Byron's Babbles

Creating a Vision of Success

Posted in Education, Educational Leadership, Global Leadership, Leadership, Learning Organization by Dr. Byron L. Ernest on October 2, 2015
Graphic Facilitation by Mike Fleisch at our first Focused Leader Academy session

Graphic Facilitation by Mike Fleisch at our first Focused Leader Academy session

First of all, I am excited to report that I am embarking on another weekly book read and blogging journey. The book is The Disciplined Leader: 52 Concise, Powerful Lessons (2015) by John Manning. I had the opportunity to preview a copy of his book and participate in the book’s launch through Becky Robinson and Weaving Influence. I was fascinated by the book and have actually developed a friendship and professional camaraderie with John Manning. I am continued to be amazed by the power of Twitter for making professional connections. The start of our relationship is based solely on Twitter (@JohnMManning). I am sure I am right when I say it is the greatest professional tool available today. You can check out my Tweets at @ByronErnest.

I also decided the book would make the perfect reference material for our Focused Leader Academy that we have started at Hoosier Academies. All the participants will be blogging about a lesson in the book each week till we complete the 52 lessons. I am hoping for them to experience the joy and professional growth that can be experienced while “blogging the journey.” John was great enough to inscribe and autograph a copy of the book for each of our participants. How cool is that?

There are three core principles that the book is based on:

  1.  Leading yourself
  2. Leading your team
  3. Leading your organization

Through John Manning’s research with Management Action Programs, Inc. (MAP), he has discovered that a disciplined leader focuses on these three core areas of leadership. But the point that John really drives home in the introduction of the book is what all great leaders do well: “they consistently disciplined themselves to focus on what really matters – people.” (Manning, 2015, p. 4) He also asks the question: “What percent of your budget do you allocate to develop your people?” This is why I believe our Focused Leader Academy is so important to Hoosier Academies. I am very proud we have started this program for the development of our teacher leaders. Not only is it the right thing to do for them, but it will also develop our future leadership bench. IMG_3003

The first lesson in the book is “Make the Commitment.” The idea is that we must be fully engaged and emotionally, mentally, and physically into our learning. The changes that will result form this commitment to professional growth be amazing and lead to great things, but it will not be easy. The first step to this is becoming a focused leader and creating a vision for success. Manning (2015) suggests we must create an “it’s time to change” mindset. In other words, we must start with an inward focus.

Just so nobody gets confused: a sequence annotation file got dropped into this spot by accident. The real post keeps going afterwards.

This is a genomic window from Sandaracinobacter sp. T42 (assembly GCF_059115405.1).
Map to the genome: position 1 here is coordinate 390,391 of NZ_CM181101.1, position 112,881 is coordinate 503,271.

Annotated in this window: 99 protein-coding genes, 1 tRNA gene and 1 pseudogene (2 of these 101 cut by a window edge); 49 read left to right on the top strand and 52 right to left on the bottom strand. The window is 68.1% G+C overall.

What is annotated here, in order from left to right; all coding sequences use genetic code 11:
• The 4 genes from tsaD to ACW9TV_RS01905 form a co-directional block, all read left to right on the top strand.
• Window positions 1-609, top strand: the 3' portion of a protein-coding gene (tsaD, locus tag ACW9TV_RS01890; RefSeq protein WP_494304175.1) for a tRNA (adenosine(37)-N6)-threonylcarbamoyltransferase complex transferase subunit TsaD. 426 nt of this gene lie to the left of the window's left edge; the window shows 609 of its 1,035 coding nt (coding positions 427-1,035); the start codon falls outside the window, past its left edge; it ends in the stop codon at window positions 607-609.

Directing others’ attention is a primary task of leadership. But to do it well, leaders must be able to focus their own attention. And these days, that’s difficult. A constant onslaught of information leads to sloppy shortcuts – triaging e-mail by reading only the subject lines, skipping voice mails, skimming memos and reports. We think we’re reducing distractions, but these habits actually make us less focused. People commonly think of focus as directing your attention to one thing while filtering out other things. But research shows that we focus in many different ways for different purposes. The various types fall into three broad categories. The first two—focusing on self and focusing on others—help you develop emotional intelligence. The third, focusing on the wider world, can improve your ability to devise strategy, innovate, and manage organizations. Fortunately, you can become a more focused leader with the right kinds of exercise.

Focusing your attention on yourself involves self-awareness, or getting in touch with your inner voice. This is where emotional intelligence begins. It also involves self-control, or willpower—which allows you to put your attention where you want it and keep it there despite the temptation to wander. Manning (2015) also points out that we must learn to control our emotional reactions. Really, I call this learning to respond instead of reacting. We must also, according to Manning (2015), learn to take care of our health and well being to maintain the balance in our life that will allow us to become focused and disciplined.

Finally, Manning (2015) suggests that we journal about our progress. I am excited that we are doing just that as the Focused Leader Academy participants blog their journey in The Disciplined Leader. I can guarantee you they will be blogging about more than just the book portion of this journey learning to be focused leaders.

Reference

Manning, J. (2015). The disciplined leader: 52 concise, powerful lessons. Oakland, CA: Barrett – Koehler Publishers, Inc.

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